Archive for Wednesday, March 22, 2000

Children’s book author captivates kids

March 22, 2000

Like iron filings to a magnet, McLouth schoolchildren clung to every word spoken last week by children's book author David Greenberg.

It was several hours of giggles, wiggles and hands waving in the air as Greenberg read his stories to the children and pelted his young audience with questions.

"How many of you have ever dressed your dog or cat?" he asked. "And how many of you have ever put underwear on your dog's head?"

"How many of you have ever spilled juice on the sofa and then turned the cushion over so no one would know?"

Giggles and snickers spread across the room as every hand waved in the air each time.

Greenberg said this is what writing is all about noticing the little everyday things we do and think about and talk about and putting the words on paper.

"Writers are noticers," Greenberg said.

Greenberg, 45, Portland, Ore., got his start in writing the hard way by pummeling book publishers with his stories and refusing to give up.

"My first book, 'Slugs,' was rejected 112 times," Greenberg said. "The 113th publisher, Little Brown and Company, accepted it.

"Slugs" is a story about the many uses and activities for slugs.

Greenberg told the children, grades kindergarten through fifth that you can put a slug on a leash and take it for a walk, you can try them fried for breakfast (nice and crispy, he said), make a slug chocolate shake, and even put Super Glue on a slug and stick it in your sister's shoe.

"I have this book to share with you because I decided to keep trying," Greenberg said. "No one can make that decision for you. No matter how much your parents, teachers or friends care for you, they can't do it. If you keep trying, even in the face of obstacles, it will pay off for you."

Even today, 17 years after "Slugs" was first published, Greenberg said, he's still amazed that Little Brown and Company wanted to publish it.

"It was very much on-the-edge then," Greenberg said, "And it was the opposite of the fluffy the kitten stories that were popular at the time."

Jean Rush, superintendent of McLouth schools, said to prepare for Greenberg's visit, teachers and students had been doing many activities that centered on his writing.

"This afternoon, he'll be working with the teachers in workshops," Rush added.

Fourth-grade teacher Lori Lamborn said Greenberg's visit was the follow-up of a workshop she attended last spring with Sheri Thomas, another fourth-grade teacher.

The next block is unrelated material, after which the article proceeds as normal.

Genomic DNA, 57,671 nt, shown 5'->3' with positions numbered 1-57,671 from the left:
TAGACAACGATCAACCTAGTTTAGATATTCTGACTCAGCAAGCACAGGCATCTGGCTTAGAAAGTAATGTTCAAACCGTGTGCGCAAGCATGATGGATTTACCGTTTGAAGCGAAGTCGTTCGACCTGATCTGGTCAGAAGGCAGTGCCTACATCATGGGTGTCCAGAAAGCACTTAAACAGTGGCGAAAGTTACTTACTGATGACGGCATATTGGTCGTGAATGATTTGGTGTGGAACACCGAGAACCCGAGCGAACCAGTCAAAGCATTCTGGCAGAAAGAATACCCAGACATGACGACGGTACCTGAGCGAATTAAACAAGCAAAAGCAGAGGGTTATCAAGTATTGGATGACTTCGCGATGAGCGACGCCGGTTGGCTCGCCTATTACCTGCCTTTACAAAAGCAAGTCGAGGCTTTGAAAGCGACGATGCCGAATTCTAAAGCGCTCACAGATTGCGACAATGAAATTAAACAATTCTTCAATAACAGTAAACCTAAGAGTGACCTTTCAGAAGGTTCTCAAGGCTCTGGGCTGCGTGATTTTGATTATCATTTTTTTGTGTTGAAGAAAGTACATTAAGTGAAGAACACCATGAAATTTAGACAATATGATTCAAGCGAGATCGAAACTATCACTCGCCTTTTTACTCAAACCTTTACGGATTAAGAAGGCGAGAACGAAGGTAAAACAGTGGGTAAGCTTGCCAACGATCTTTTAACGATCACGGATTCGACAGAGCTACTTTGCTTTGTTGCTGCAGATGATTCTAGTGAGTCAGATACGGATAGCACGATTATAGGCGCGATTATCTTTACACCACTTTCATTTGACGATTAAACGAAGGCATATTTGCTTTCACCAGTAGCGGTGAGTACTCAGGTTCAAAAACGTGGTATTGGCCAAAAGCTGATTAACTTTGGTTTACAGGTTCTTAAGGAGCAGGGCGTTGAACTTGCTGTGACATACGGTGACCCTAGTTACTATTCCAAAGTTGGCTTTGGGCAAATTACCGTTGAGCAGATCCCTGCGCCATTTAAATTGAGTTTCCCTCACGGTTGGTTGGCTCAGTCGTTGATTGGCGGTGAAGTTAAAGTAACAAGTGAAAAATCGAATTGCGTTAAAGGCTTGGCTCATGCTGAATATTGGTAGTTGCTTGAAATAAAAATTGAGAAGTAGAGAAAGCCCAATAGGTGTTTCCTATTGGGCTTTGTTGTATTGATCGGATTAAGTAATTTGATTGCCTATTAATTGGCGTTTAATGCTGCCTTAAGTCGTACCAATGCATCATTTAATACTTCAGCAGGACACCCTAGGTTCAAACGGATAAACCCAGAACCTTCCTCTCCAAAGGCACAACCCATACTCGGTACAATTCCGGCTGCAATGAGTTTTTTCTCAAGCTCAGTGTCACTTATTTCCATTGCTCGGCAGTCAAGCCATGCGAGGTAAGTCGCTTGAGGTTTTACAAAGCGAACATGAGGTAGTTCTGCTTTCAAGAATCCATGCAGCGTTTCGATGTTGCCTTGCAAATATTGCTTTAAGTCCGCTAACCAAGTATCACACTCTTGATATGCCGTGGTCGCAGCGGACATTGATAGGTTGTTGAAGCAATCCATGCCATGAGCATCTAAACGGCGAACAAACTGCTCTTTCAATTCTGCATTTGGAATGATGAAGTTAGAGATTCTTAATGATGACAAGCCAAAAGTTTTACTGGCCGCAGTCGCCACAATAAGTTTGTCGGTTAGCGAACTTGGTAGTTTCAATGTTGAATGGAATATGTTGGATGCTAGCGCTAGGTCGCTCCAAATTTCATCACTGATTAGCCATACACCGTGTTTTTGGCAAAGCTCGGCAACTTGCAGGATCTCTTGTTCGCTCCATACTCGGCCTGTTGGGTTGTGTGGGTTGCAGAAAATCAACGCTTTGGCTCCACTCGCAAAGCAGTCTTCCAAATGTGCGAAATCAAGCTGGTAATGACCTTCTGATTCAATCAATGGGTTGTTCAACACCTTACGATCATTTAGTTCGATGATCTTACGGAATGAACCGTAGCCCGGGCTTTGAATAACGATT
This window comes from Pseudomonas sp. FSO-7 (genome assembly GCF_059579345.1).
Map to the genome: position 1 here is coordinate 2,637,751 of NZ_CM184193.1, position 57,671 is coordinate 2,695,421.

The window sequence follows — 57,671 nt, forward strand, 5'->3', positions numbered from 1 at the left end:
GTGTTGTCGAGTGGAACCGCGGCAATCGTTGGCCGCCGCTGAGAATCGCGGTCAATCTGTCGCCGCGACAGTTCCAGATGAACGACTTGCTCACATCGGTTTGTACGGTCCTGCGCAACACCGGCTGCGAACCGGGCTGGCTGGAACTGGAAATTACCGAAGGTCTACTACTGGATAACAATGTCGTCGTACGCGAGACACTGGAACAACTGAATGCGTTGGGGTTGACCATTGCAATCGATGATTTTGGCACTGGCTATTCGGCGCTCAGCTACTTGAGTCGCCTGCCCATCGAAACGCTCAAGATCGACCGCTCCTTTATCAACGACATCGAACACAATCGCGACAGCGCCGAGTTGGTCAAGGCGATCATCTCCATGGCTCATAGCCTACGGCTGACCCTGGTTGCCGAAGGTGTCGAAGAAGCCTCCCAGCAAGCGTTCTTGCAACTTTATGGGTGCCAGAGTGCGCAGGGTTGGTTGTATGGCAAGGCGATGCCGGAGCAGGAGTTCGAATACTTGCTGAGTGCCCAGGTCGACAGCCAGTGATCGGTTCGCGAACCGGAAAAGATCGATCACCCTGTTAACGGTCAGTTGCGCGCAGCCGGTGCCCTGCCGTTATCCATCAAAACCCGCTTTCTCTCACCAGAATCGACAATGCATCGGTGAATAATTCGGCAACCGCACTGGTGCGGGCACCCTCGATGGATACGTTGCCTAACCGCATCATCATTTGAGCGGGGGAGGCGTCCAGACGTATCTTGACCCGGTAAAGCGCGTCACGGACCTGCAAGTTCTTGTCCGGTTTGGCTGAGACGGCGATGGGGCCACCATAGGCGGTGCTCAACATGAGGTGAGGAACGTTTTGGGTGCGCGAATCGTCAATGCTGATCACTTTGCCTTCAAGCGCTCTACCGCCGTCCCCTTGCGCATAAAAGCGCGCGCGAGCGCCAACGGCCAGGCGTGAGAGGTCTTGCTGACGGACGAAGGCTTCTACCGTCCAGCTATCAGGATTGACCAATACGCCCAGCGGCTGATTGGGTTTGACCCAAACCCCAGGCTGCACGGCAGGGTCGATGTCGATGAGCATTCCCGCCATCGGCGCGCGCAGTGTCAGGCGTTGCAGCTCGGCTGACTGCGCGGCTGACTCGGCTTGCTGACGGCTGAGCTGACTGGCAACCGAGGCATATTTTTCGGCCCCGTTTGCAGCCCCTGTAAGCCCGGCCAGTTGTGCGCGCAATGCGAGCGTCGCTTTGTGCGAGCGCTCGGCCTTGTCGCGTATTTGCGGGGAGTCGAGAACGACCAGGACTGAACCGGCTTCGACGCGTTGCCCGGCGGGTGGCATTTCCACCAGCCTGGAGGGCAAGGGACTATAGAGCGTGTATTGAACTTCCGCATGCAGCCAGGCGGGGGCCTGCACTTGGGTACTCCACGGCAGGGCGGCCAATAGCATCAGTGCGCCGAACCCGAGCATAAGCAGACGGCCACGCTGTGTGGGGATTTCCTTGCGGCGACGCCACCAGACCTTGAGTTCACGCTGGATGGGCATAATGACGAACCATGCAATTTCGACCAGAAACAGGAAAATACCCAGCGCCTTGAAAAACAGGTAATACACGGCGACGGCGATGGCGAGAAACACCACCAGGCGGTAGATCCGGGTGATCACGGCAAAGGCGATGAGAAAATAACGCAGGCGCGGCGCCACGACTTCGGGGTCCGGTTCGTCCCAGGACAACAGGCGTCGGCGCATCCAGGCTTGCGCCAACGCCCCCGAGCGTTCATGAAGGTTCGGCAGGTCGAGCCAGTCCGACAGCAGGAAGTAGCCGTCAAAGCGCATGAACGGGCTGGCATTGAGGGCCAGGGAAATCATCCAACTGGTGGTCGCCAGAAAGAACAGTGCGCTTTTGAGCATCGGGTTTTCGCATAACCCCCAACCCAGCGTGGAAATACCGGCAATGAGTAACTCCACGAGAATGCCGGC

"It inspired us with the desire to write," Lamborn said.

After that, the teachers decided to try to bring Greenberg, who makes about 30 visits to schools each year, to McLouth.

"I would like to inspire the kids to work hard and to write," Lamborn said.

Lamborn, who has taught at McLouth for 16 years, said this is the first major author who has visited the school.

"It's quite an honor to have him here," she said. "It makes it real for the children to see a face connected with a book."

Altogether, Greenberg has written 10 books that have been, or will soon be, published. His books coming up include, "The Book of Boys for Girls," and "The Book of Girls for Boys," books that Greenberg describes as the children's counterparts to John Gray's book about adult relationships: "Men are From Mars, Women are From Venus."

His favorite among the books he has written is "Miss Behavior's Book of Etiquette for Children."

When one child asked Greenberg how much money he made, Greenberg used the example of "Slugs."

"Slugs sells for six dollars in the stores," he said. "Out of that book, I get 18 cents. On a children's illustrated paperback, there is a six percent royalty. The writer gets six percent and the illustrator gets six percent."

But the money's not why he writes, Greenberg said.

"Every writer I know would like to make more money, but we write because that's our passion," Greenberg said, "We love to write."

Greenberg told the children that when he was their age, he never dreamed he'd be a writer. But later, he realized he was talented when it came to writing.

It's important to use whatever talents anybody has, he told the children.

"Talent is just that. Talent just sits there," he said. "If you want your talent to blossom, you have to write, and writing means sitting down and writing. Writing is hard work."

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